Legislation is the most obvious approach. Laws could be passed requiring manufacturers to meet certain security requirements. This would be difficult to enforce, as there are far more companies involved in the manufacturing of IoT devices than, say, pharmaceuticals. Furthermore, a single device will typically contain components made by a number of different companies.
A more readily enforceable law would stipulate penalties in the event that negligence in cyber security had led to a device’s compromise. It should be noted that, as no device security can be expected to be 100% effective, the mere fact of compromise should not in and of itself be considered evidence of negligence.
2. Information sharing frameworks
Information sharing frameworks will not help in incentivizing security, but may help to mitigate the problem by ensuring that it is easier to inform individuals and corporations of known vulnerabilities in devices, software, and protocols. An example is the National Vulnerability Database. The utility of such frameworks can be augmented with a system for subscription and automatic notification.
Thus, a person or company could subscribe to notifications involving a particular brand of IoT device. A user of the device would receive an automated email if a vulnerability were found that impacts it, along with a link to a fix if one exists. If such a vulnerability database were augmented with information about which components are part of which devices, a manufacturer could receive an automated notification if a vulnerability is discovered in any hardware or software component that impacts it.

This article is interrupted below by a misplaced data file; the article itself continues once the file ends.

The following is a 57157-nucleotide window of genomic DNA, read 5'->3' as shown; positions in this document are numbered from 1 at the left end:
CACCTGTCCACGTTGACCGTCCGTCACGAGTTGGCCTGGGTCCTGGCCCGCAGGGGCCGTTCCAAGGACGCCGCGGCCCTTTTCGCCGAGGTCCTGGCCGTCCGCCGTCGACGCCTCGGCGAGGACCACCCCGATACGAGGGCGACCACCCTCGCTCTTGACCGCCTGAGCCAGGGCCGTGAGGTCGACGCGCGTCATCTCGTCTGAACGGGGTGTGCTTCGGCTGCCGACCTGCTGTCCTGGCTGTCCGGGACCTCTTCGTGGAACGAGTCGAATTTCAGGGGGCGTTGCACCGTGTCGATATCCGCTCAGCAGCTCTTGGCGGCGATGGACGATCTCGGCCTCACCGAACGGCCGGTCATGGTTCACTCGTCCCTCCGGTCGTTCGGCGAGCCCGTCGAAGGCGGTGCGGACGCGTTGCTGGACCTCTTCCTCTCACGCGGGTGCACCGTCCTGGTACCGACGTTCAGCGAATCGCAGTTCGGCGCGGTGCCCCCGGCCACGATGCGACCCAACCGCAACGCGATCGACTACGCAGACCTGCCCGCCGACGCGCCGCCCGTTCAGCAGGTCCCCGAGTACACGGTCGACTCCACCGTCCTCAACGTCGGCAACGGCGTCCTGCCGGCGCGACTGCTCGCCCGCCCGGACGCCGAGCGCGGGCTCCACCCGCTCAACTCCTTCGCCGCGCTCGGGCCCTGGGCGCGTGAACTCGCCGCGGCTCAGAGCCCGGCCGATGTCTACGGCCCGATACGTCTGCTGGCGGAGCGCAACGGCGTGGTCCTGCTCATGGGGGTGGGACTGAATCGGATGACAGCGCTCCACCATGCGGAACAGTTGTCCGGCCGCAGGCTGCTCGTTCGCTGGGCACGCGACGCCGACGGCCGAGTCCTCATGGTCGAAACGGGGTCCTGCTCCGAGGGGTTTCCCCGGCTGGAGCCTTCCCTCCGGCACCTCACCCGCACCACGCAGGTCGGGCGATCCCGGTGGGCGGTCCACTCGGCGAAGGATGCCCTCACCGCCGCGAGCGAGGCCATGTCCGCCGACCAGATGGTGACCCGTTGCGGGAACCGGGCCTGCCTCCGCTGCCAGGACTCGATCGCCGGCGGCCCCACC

Another possibility is the creation of a public database of IP addresses belonging to devices thought to have been compromised. This would help, in particular, in mitigating the problem of distributed DDoS attacks carried out through device botnets—a number of Internet-connected devices taken over without owner awareness and used to carry out cyber attacks.
It could also create an incentive to the user to care about security in instances where the user is not harmed by security failures. As an example, a DNS could simply refuse requests from any IP address in the database. Or a cloud service provider could refuse requests from such a device, precluding it from storing and/or accessing data. If the connectivity of the device becomes effectively useless because it has been blacklisted by internet servers, then the user will take notice, in turn forcing manufacturers to also take notice.
3. Incentives for cooperation
Finally, government can create (positive) incentives for cooperation. For example, companies could be offered a discount on forensic services after a cyber attack if they are willing to allow information about how the attack was carried out to be shared publicly (presumably in some anonymized form).
Unfortunately, with the number of IoT devices expected to grow to perhaps 30 billion by 2020 from a current estimate of 10 billion, it is almost certain that the problem will get worse before it gets better, no matter what combination of strategies is employed. With AIR cyber solutions, you can better understand your cyber exposure and risk today.
Eric Dallal is a research scientist in AIR Worldwide's cyber group. This article originally appeared in the AIR In Focus blog and is republished with permission.